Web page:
plausible on its face.” Ashcroft v. Iqbal, 556
U.S. 662, 678 (2009) (quoting Bell Atlantic Corp. v.
Twombly, 550 U.S. 544, 570 (2007)). “A claim has
facial plausibility when the [nonmovant] pleads factual
content that allows the court to draw the reasonable
inference that the [movant] is liable for the misconduct
alleged.” Ashcroft, 556 U.S. at 678.
“While a complaint attacked by a Rule 12(b)(6) motion
to dismiss does not need detailed factual allegations, a
plaintiff's obligation to provide the grounds of his
entitle[ment] to relief requires more than labels and
conclusions, and a formulaic recitation of the elements of a
cause of action will not do.” Twombly, 550
U.S. at 555 (internal quotations and citations omitted).
“Factual allegations must be enough to raise a right to
relief above the speculative level.” Id. The
court's review is limited to the complaint, any documents
attached to the complaint, and any documents attached to the
motion to dismiss that are central to the claim and
referenced by the complaint. Lone Star Fund V (U.S.),
L.P. v. Barclays Bank PLC, 594 F.3d 383, 387 (5th Cir.
judgment shall be rendered when the pleadings, the discovery
and disclosure materials, and any affidavits on file show
that there is no genuine dispute as to any material fact and
that the moving party is entitled to judgment as a matter of
law. Fed.R.Civ.P. 56(a); Celotex Corp. v.
Catrett, 477 U.S. 317, 323-25 (1986); Washburn v.
Harvey, 504 F.3d 505, 508 (5th Cir. 2007). A dispute
regarding a material fact is “genuine” if the
evidence is such that a reasonable jury could return a
verdict in favor of the nonmoving party. Anderson v.
Liberty Lobby, Inc., 477 U.S. 242, 248 (1986). When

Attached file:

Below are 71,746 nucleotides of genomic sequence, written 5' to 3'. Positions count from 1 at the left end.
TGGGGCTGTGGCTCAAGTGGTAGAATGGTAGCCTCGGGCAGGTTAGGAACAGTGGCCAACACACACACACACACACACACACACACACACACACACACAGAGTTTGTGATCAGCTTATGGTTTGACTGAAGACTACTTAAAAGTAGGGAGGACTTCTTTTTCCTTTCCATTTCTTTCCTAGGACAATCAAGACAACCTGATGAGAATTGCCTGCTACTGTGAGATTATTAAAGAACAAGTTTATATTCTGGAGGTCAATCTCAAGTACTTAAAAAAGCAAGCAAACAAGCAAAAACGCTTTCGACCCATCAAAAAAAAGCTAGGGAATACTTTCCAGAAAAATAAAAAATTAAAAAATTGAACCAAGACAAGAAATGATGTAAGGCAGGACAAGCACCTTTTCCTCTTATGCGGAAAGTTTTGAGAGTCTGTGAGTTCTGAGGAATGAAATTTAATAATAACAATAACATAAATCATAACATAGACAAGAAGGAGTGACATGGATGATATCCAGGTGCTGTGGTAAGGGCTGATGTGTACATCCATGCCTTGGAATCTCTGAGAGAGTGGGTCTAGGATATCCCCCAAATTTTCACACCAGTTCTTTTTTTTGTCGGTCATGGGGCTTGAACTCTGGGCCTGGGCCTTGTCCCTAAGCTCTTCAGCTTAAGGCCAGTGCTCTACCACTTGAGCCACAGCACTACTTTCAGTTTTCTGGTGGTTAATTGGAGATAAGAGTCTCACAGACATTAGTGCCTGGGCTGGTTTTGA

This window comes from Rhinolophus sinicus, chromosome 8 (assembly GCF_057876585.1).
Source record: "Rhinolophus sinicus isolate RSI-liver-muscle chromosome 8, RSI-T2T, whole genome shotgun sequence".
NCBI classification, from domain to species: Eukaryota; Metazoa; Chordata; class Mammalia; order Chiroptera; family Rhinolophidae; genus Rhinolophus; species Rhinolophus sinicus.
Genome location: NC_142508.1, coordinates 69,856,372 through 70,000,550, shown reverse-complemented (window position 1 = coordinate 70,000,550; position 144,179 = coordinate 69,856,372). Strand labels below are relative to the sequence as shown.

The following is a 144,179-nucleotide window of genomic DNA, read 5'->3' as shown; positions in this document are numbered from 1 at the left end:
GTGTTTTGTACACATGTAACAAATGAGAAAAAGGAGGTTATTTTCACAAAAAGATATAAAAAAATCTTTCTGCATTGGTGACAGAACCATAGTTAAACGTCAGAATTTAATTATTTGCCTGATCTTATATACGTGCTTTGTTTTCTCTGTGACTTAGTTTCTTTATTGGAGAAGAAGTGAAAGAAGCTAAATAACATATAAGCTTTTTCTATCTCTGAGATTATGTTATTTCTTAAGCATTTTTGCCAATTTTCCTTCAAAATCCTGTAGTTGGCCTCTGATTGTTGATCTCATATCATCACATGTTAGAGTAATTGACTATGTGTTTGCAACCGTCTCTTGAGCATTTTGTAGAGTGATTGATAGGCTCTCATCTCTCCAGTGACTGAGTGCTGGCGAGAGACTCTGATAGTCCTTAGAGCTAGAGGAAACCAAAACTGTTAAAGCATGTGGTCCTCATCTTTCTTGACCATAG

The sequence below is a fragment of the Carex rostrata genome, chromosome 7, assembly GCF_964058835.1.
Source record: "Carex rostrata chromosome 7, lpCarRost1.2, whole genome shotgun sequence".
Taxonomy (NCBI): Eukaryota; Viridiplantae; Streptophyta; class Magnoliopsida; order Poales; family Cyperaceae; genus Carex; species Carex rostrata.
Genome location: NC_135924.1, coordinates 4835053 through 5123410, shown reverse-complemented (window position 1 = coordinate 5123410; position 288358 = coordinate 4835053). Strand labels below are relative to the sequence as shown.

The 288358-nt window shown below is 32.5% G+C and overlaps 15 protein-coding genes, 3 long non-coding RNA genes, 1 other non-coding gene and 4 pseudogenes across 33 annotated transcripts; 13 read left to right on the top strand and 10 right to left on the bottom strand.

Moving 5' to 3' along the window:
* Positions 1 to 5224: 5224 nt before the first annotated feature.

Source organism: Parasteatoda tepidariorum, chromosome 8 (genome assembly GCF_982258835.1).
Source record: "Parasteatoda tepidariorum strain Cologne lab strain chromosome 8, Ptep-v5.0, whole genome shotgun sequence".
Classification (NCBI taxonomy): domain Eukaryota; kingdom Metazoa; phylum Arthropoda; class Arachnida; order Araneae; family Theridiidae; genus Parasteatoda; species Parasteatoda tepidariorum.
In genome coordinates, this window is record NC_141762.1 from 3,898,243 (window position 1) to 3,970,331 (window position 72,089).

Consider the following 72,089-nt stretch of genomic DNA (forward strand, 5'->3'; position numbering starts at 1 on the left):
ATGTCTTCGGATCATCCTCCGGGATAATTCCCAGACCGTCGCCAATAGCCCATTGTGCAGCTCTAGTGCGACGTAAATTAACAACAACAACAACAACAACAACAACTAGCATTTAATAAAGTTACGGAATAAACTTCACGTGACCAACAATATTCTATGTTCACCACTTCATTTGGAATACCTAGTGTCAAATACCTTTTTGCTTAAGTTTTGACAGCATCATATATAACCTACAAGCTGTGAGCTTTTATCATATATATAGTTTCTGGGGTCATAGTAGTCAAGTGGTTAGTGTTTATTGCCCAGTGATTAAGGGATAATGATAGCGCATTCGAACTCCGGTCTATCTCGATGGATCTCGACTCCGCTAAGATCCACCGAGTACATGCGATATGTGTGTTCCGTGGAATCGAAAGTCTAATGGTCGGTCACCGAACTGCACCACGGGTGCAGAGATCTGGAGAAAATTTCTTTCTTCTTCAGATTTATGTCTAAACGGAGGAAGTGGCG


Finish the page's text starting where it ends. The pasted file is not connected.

ruling on a motion for summary judgment, the court is
required to view all inferences drawn from the factual record
in the light most favorable to the nonmoving party.
Matsushita Elec. Indus. Co. v. Zenith Radio, 475
U.S. 574, 587 (1986); Washburn, 504 F.3d at 508. A
court “may not make credibility determinations or weigh
the evidence” in ruling on a motion for summary
judgment. Reeves v. Sanderson Plumbing Prods., Inc.,
530 U.S. 133, 150 (2000); see also Anderson, 477
U.S. at 254-55.
the moving party has made an initial showing that there is no
evidence to support the nonmoving party's case, the party
opposing the motion must come forward with competent summary
judgment evidence of the existence of a genuine fact issue.
Matsushita, 475 U.S. at 586. Mere conclusory
allegations are not competent summary judgment evidence, and
thus are insufficient to defeat a motion for summary
judgment. Turner v. Baylor Richardson Med. Ctr., 476
F.3d 337, 343 (5th Cir. 2007). Furthermore, unsubstantiated
assertions, improbable inferences, and unsupported
speculation are not competent summary judgment evidence.
Id. The party opposing summary judgment is required
to identify specific evidence in the record and to articulate
the precise manner in which that evidence supports its claim.
See Adams v. Travelers Indem. Co. of Conn., 465 F.3d
156, 164 (5th Cir. 2006). If the nonmoving party fails to
make a showing sufficient to establish the existence of an
element essential to its case and on which it will bear the
burden of proof at trial, summary judgment must be granted.
Celotex, 477 U.S. at 322-23.
summary judgment is sought on an affirmative defense, as
here, the movant “must establish beyond peradventure
all of the essential elements of the claim or defense to
warrant judgment in his favor.” Fontenot v. Upjohn
Co., 780 F.2d 1190, 1194 (5th Cir. 1986). “Once
the movant does so, the burden shifts to the nonmovant to
establish an issue of ...